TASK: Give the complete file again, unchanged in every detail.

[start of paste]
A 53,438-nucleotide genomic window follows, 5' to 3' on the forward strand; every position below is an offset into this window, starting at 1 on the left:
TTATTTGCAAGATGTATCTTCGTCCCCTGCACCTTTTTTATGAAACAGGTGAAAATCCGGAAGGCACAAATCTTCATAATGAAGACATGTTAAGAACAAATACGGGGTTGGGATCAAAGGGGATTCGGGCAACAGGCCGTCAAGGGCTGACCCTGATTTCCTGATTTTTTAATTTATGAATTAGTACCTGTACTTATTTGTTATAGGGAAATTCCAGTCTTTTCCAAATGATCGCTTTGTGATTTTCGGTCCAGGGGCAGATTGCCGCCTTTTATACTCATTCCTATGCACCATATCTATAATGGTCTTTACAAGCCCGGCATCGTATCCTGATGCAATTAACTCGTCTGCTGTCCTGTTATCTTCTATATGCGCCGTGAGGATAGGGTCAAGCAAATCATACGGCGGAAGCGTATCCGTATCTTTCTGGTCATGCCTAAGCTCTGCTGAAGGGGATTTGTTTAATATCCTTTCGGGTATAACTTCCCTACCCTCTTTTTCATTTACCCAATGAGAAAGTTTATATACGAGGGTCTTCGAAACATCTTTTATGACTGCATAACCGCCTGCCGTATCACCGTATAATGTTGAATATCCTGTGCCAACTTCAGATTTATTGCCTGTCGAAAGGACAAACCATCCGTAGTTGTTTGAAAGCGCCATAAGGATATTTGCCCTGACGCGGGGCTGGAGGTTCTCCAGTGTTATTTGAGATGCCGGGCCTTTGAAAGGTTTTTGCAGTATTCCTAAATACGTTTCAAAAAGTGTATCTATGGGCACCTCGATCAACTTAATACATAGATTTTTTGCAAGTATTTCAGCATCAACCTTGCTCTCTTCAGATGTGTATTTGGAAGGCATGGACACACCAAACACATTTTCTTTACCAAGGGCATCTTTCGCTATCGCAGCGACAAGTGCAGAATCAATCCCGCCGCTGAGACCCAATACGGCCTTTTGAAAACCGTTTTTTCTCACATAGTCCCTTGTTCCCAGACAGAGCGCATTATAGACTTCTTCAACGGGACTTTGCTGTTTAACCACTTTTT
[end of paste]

A 53,438-nucleotide genomic window follows, 5' to 3' on the forward strand; every position below is an offset into this window, starting at 1 on the left:
TTATTTGCAAGATGTATCTTCGTCCCCTGCACCTTTTTTATGAAACAGGTGAAAATCCGGAAGGCACAAATCTTCATAATGAAGACATGTTAAGAACAAATACGGGGTTGGGATCAAAGGGGATTCGGGCAACAGGCCGTCAAGGGCTGACCCTGATTTCCTGATTTTTTAATTTATGAATTAGTACCTGTACTTATTTGTTATAGGGAAATTCCAGTCTTTTCCAAATGATCGCTTTGTGATTTTCGGTCCAGGGGCAGATTGCCGCCTTTTATACTCATTCCTATGCACCATATCTATAATGGTCTTTACAAGCCCGGCATCGTATCCTGATGCAATTAACTCGTCTGCTGTCCTGTTATCTTCTATATGCGCCGTGAGGATAGGGTCAAGCAAATCATACGGCGGAAGCGTATCCGTATCTTTCTGGTCATGCCTAAGCTCTGCTGAAGGGGATTTGTTTAATATCCTTTCGGGTATAACTTCCCTACCCTCTTTTTCATTTACCCAATGAGAAAGTTTATATACGAGGGTCTTCGAAACATCTTTTATGACTGCATAACCGCCTGCCGTATCACCGTATAATGTTGAATATCCTGTGCCAACTTCAGATTTATTGCCTGTCGAAAGGACAAACCATCCGTAGTTGTTTGAAAGCGCCATAAGGATATTTGCCCTGACGCGGGGCTGGAGGTTCTCCAGTGTTATTTGAGATGCCGGGCCTTTGAAAGGTTTTTGCAGTATTCCTAAATACGTTTCAAAAAGTGTATCTATGGGCACCTCGATCAACTTAATACATAGATTTTTTGCAAGTATTTCAGCATCAACCTTGCTCTCTTCAGATGTGTATTTGGAAGGCATGGACACACCAAACACATTTTCTTTACCAAGGGCATCTTTCGCTATCGCAGCGACAAGTGCAGAATCAATCCCGCCGCTGAGACCCAATACGGCCTTTTGAAAACCGTTTTTTCTCACATAGTCCCTTGTTCCCAGACAGAGCGCATTATAGACTTCTTCAACGGGACTTTGCTGTTTAACCACTTTTT